The Great German Bake Off: Forget Black Forest gateau – we’re in Bad Urach for a pretzel pilgrimage

I’ve always loved pretzels. For my hen do, I dragged 10 friends to Cologne for a weekend of wheat beer and salt-crusted doughy deliciousness. So it’s hardly surprising that, hours after arriving in Baden-Württemberg, a mountainous region of southern Germany with the Black Forest at its heart, I’m polishing off my fourth one – a golden twist of dough sprinkled with diamond-like salt crystals. 

My excuse? I’m honouring its birthplace. The Baden-Württemberg town of Bad Urach, famous for its half-timbered, flower-bombed buildings, huddles in the foothills of the Swabian Alps. Centuries ago, Bad Urach’s Count Eberhard (the first Duke of Baden-Württemberg) fell out with the town baker, who was thrown into the prison beneath the town palace – a gothic, timbered mansion which can be explored on guided tours. 

When his wife begged for her husband’s freedom, the count agreed, on the proviso he invented a type of bread with three holes through which sunlight could pass. The baker’s lightbulb moment occurred when his wife arrived to check on his progress, standing in a sunlit doorway with her arms crossed in a way which inspired the pretzel’s famous shape.

The Baden-Württemberg town of Bad Urach is famous for its half-timbered, flower-bombed buildings. Pictured is the beautiful Marktplatz

First on my pretzel pilgrimage is Uracher Brezelbäck, a Bad Urach bakery where the pretzel’s origins are proudly written on a scroll-like plaque next to the front door, beneath a golden pretzel dangling above the entrance. The pretzel I’m handed – said to be amongst the best in Bad Urach – is hot, soft and delicious, although as I wander towards the town square Gerhard, my guide, becomes nervous. 

Apparently, we’re nearing a café owned by BeckaBeck, a baking behemoth with cafés throughout the Swabian Alps. ‘Quick, dispose of the evidence,’ whispers Gerhard, stuffing the rival’s pretzel wrappers into a bin.

I meet BeckaBeck owner Heiner Beck outside his café in Bal Urach’s pretty Marktplatz, it’s clear he takes pretzels seriously. 

Tasty: Stack of pretzels, a treat created in Bad Urach

Tasty: Stack of pretzels, a treat created in Bad Urach

En route to his factory, on the town’s outskirts, he stops next to a golden field of spelt and explains that all of his wheat is grown in the Swabian Alps, and that the wildflowers surrounding the crops are planted to attract insects which improve the wheat’s quality.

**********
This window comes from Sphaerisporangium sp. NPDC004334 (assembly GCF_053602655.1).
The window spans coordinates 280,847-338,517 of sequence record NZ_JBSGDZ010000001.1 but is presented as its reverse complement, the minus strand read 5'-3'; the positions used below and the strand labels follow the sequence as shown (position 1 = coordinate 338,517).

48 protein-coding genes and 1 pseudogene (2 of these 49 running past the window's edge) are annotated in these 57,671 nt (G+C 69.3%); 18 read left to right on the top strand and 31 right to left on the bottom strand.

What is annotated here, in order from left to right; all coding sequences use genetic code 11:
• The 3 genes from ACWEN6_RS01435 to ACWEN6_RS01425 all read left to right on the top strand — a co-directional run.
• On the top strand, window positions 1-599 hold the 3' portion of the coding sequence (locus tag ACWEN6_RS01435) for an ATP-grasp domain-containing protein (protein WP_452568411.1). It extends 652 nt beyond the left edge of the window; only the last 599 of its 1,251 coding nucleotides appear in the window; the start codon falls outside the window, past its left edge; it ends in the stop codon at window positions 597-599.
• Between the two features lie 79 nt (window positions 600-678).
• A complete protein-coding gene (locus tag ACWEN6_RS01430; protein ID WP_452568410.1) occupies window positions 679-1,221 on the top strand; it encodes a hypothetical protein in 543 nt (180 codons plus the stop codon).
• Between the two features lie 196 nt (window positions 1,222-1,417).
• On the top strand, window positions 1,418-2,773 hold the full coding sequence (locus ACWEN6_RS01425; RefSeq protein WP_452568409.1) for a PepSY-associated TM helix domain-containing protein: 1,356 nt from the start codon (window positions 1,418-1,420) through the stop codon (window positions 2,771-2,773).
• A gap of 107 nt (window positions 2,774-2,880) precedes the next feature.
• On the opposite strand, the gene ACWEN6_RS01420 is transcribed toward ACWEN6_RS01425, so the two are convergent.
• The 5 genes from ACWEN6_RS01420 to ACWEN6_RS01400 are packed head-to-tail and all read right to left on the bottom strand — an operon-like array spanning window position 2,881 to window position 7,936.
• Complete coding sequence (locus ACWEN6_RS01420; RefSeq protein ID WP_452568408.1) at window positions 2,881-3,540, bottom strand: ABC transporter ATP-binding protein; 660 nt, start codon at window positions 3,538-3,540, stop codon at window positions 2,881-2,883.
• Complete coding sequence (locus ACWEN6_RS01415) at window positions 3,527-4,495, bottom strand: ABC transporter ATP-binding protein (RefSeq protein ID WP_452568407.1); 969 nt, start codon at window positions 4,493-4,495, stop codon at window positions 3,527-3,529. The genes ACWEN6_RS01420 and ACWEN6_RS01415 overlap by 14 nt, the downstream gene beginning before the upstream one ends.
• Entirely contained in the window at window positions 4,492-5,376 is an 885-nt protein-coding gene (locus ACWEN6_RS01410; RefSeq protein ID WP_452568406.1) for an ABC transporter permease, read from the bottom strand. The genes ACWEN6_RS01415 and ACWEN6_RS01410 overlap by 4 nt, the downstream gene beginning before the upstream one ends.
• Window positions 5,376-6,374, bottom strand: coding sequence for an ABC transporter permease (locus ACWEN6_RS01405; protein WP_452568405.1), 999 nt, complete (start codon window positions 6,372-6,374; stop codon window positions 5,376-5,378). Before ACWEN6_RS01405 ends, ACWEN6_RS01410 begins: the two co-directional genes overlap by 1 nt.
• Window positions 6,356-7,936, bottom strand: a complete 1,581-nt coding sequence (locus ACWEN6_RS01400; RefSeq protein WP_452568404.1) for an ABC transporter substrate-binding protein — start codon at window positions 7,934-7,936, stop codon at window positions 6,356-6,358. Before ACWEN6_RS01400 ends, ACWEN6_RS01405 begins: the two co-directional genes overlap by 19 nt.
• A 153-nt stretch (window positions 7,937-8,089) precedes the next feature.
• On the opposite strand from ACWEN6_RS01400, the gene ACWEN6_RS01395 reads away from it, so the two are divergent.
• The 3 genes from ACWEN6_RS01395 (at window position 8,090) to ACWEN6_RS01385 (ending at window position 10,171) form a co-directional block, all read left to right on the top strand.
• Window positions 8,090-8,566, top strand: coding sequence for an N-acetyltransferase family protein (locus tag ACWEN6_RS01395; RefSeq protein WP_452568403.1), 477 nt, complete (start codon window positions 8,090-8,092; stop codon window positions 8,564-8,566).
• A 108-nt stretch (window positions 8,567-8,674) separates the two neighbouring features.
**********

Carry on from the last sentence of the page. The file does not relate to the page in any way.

A few kilometres away is the dairy which produces what Heiner refers to as pretzel milk – not pretzel-flavoured milk but the milk added to the pretzel dough. 

It’s like something out of The Darling Buds of May; calves totter across the lower slopes of the Swabian Alps, under the protective gaze of the farmer’s huge, pancake-pawed St Bernard.

At BeckaBeck’s nearby factory, surrounded by rolling hills, 9,000 pretzels are baked to perfection every day. There’s something hypnotic about watching bakers roll out strips of dough before swinging them in the air to create a loop, folding the ends across the centre to create the distinctive shape, then making a short cut in the dough – the ‘smile’ Baden-Württemberg pretzels are known for.

By the time I arrive in the historic, bakery-filled city of Ulm, I’ve reached peak pretzel, so I start with a visit to Ulm Minster, which dates back to 1377 and is the world’s largest church – anyone who’s overdone the pretzels can offset the damage by summiting its clocktower. 

Equally ornate is the town hall, built around the same time. It’s an explosion of colour, thanks to the elaborate frescos covering every inch; it’s also got the world’s coolest clock – a huge timepiece which was designed in the 1500s and displays 14 different readings, including zodiac and lunar cycles. In the nearby Saumarkt (Pigs’ Market), a statue dedicated to Baden-Württemberg’s farmers depicts two locals and a herd of pigs. I notice a reminder of Ulm’s other claim to fame – one of the farmers clutches a pretzel.

Ulm is a city built on bread. It’s got the world’s second tallest grain silo (the 115-metre Schapfen-Mill-Tower, a model of which is in Ulm’s bread museum – more of which later) and its position, on the banks of a river dividing Baden-Württemberg from Bavaria, made it perfect for bread production, a reminder of which are the waterwheels rumbling away between Ulm’s gabled houses. 

Ulm is a historic, bakery-filled city that is home to the world's second tallest grain silo and Germany's first bread museum

Ulm is a historic, bakery-filled city that is home to the world’s second tallest grain silo and Germany’s first bread museum 

There are dozens of bakeries, and many modern buildings bear faded images of pretzels on their walls, a reminder that a bakery once stood there. I notice that the oldest bakeries are on corners – oven fires were common, but fires engines struggled to navigate the narrow streets. A coveted corner spot improved the odds by allowing multiple fire engines to approach from different directions.

Then there’s the Museum of Bread Culture, inside a former salt store. It’s Germany’s first bread museum, founded in 1955 by two entrepreneurs with a devotion to dough. The museum’s exhibits include still life paintings of bread by seventeenth-century artists, and a (somewhat shrunken) head-shaped loaf of bread, designed to represents the foodstuff’s evolution. 

I learn that anyone wishing to open a bakery in Germany must complete a three-year course with the German National Bakers Academy, and that any of the academy’s 50 examiners can conduct surprise visits at any time. They’ve got their work cut out – officially, there are 3,200 types of German bread. A job which involves munching my way through 3,200 types of bread? Sign me up.